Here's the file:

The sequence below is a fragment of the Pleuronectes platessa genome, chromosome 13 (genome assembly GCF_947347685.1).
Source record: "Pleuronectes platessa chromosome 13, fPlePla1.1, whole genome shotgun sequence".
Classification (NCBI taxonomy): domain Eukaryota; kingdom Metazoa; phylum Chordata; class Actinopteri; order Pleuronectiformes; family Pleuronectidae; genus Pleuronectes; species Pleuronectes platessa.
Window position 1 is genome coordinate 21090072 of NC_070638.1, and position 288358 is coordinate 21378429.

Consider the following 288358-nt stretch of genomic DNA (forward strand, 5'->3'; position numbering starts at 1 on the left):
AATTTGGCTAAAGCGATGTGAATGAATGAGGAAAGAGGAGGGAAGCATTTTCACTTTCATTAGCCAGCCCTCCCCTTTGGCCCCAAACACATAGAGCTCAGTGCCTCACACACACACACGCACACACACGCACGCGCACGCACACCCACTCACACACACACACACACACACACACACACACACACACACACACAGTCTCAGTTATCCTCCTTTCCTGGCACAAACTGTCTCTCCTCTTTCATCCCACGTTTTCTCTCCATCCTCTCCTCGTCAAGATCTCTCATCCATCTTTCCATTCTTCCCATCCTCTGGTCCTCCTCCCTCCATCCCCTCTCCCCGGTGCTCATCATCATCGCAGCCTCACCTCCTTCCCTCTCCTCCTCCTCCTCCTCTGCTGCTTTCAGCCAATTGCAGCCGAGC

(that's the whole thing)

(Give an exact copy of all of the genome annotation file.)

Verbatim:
The sequence below is a fragment of the Pleuronectes platessa genome, chromosome 13 (genome assembly GCF_947347685.1).
Source record: "Pleuronectes platessa chromosome 13, fPlePla1.1, whole genome shotgun sequence".
Classification (NCBI taxonomy): domain Eukaryota; kingdom Metazoa; phylum Chordata; class Actinopteri; order Pleuronectiformes; family Pleuronectidae; genus Pleuronectes; species Pleuronectes platessa.
Window position 1 is genome coordinate 21090072 of NC_070638.1, and position 288358 is coordinate 21378429.

Consider the following 288358-nt stretch of genomic DNA (forward strand, 5'->3'; position numbering starts at 1 on the left):
AATTTGGCTAAAGCGATGTGAATGAATGAGGAAAGAGGAGGGAAGCATTTTCACTTTCATTAGCCAGCCCTCCCCTTTGGCCCCAAACACATAGAGCTCAGTGCCTCACACACACACACGCACACACACGCACGCGCACGCACACCCACTCACACACACACACACACACACACACACACACACACACACACACAGTCTCAGTTATCCTCCTTTCCTGGCACAAACTGTCTCTCCTCTTTCATCCCACGTTTTCTCTCCATCCTCTCCTCGTCAAGATCTCTCATCCATCTTTCCATTCTTCCCATCCTCTGGTCCTCCTCCCTCCATCCCCTCTCCCCGGTGCTCATCATCATCGCAGCCTCACCTCCTTCCCTCTCCTCCTCCTCCTCCTCTGCTGCTTTCAGCCAATTGCAGCCGAGC